Yes, his country will be better off under Azula, there's no question about that. There's no question that Zuko has become nothing more then dead weight, a piece of carrion by the roadside just waiting for the vulture-hawks to find. The imbecile can struggle all he wants, but he will never catch the avatar, never return home, never prove himself…
And Ozai will never feel sorry for throwing him away.
The very idea of the mighty Fire Lord mourning the loss of his coward protégé is worth nothing but a laugh. Wasn't Ozai the one who unsympathetically snatched away his elder brother's place on the throne after Iroh's boy was killed? Wasn't he the one who scorned the general's grief as pathetic and disgraceful?
Wasn't he the one who didn't so much as sigh when his wife left?
(he didn't miss her either, of course, but for weeks after she abandoned him he couldn't look upon his son without betrayal and disgust curdling in his veins. That boy looked too much like his mother—his eyes were too innocent, too fresh. Azula, on the other hand, looked completely different; her features were hardened by some strange, self-created hatred, and for that Ozai was grateful.)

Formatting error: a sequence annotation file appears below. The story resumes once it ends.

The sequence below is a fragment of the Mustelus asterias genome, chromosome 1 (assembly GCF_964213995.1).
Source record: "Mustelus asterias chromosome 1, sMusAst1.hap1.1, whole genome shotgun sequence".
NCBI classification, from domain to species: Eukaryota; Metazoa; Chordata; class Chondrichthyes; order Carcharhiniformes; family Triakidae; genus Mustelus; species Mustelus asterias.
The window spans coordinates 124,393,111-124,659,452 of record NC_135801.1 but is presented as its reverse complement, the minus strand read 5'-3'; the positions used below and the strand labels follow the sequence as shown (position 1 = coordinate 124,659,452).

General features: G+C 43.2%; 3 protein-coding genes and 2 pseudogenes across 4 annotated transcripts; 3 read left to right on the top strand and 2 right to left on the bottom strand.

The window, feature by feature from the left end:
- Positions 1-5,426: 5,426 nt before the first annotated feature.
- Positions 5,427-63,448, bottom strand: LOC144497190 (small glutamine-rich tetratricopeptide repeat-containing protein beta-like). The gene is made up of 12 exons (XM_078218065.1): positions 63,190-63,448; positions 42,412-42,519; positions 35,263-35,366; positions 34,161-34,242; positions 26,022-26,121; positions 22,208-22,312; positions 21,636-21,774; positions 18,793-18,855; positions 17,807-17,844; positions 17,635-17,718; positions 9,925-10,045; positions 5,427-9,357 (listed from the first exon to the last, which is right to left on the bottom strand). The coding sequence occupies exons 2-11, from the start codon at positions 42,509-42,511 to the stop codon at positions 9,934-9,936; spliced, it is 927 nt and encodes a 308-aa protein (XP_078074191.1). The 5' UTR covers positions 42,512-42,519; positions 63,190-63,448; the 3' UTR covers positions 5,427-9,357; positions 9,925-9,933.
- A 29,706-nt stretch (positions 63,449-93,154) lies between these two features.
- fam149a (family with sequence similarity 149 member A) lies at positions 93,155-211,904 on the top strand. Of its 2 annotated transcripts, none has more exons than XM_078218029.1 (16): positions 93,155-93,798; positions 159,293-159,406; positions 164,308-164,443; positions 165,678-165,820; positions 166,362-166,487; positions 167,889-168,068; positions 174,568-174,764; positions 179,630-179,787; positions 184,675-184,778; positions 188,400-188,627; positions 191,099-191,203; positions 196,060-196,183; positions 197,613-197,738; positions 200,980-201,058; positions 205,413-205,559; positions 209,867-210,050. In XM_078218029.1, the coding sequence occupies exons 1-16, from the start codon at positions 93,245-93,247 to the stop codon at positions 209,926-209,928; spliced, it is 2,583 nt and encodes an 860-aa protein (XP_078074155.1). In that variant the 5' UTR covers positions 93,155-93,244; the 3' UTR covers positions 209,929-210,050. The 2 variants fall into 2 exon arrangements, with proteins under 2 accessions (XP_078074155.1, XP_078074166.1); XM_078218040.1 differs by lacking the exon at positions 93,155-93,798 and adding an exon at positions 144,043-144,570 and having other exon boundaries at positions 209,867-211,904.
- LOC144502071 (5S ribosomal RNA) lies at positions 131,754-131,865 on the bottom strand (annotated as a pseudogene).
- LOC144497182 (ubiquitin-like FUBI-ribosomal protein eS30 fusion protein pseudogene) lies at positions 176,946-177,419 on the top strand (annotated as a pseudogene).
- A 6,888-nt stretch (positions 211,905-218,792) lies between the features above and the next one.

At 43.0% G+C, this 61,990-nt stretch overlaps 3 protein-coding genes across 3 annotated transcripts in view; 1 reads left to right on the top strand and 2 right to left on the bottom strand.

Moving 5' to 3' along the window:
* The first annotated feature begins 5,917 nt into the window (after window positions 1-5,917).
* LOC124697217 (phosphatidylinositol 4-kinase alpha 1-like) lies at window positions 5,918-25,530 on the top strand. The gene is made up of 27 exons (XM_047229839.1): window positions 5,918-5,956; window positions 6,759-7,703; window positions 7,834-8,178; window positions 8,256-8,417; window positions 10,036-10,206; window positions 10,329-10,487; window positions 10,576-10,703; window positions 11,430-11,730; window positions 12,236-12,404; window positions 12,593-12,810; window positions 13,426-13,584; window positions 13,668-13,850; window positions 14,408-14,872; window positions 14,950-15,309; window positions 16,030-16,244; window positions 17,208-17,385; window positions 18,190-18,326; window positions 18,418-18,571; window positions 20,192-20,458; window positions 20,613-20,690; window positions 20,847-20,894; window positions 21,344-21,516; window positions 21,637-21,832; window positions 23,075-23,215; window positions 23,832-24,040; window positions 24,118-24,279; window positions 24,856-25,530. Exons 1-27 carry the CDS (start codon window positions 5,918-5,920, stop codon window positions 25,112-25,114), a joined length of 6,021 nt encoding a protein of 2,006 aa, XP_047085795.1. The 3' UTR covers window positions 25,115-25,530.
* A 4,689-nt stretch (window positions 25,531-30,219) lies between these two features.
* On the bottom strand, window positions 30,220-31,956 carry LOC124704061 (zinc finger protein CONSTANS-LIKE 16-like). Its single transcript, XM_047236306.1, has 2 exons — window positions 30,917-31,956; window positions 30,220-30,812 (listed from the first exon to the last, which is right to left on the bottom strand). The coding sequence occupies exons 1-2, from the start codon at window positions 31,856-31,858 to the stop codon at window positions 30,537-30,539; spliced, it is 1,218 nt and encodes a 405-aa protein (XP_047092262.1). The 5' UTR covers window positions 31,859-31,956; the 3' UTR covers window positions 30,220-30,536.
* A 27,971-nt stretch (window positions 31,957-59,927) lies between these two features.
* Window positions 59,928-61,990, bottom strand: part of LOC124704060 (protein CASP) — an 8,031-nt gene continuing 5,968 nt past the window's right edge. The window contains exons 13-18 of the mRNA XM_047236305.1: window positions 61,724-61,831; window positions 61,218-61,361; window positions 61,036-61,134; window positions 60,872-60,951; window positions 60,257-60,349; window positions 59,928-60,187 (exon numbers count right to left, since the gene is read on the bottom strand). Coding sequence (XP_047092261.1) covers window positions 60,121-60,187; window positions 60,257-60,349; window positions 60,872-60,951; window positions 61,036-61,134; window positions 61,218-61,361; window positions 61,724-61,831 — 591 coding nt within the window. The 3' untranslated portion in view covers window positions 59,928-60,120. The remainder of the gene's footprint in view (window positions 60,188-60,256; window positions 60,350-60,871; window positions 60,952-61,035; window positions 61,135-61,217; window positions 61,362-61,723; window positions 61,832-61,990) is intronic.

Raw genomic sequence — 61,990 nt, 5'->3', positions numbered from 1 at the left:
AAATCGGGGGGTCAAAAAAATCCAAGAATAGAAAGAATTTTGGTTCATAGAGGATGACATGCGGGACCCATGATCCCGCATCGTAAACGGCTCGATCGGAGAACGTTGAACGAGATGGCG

The Fire Lord does not think of his oldest, usually; he does not stop to ponder his whereabouts or what he's struggling through. To be honest, he doesn't care. He has no reason to. Love is for the foolish, remorse for the weak—there are no apologies turning rotten in his heart.
He has no regret.
(if anything, he has joy—that boy didn't look so much like Ursa with such a hideous scar erupting over his eye! 'You see?' Ozai wants to gloat sometimes, 'your precious child is ruined….there is nothing left.')
There are times, though, when he can't quite help but wonder what his wife would think of all this. Ah, such a quirk of fate this is….the mighty Azula is his daughter, the mighty Fire Nation his home, and yet Ozai is still nothing more then a lover scorned.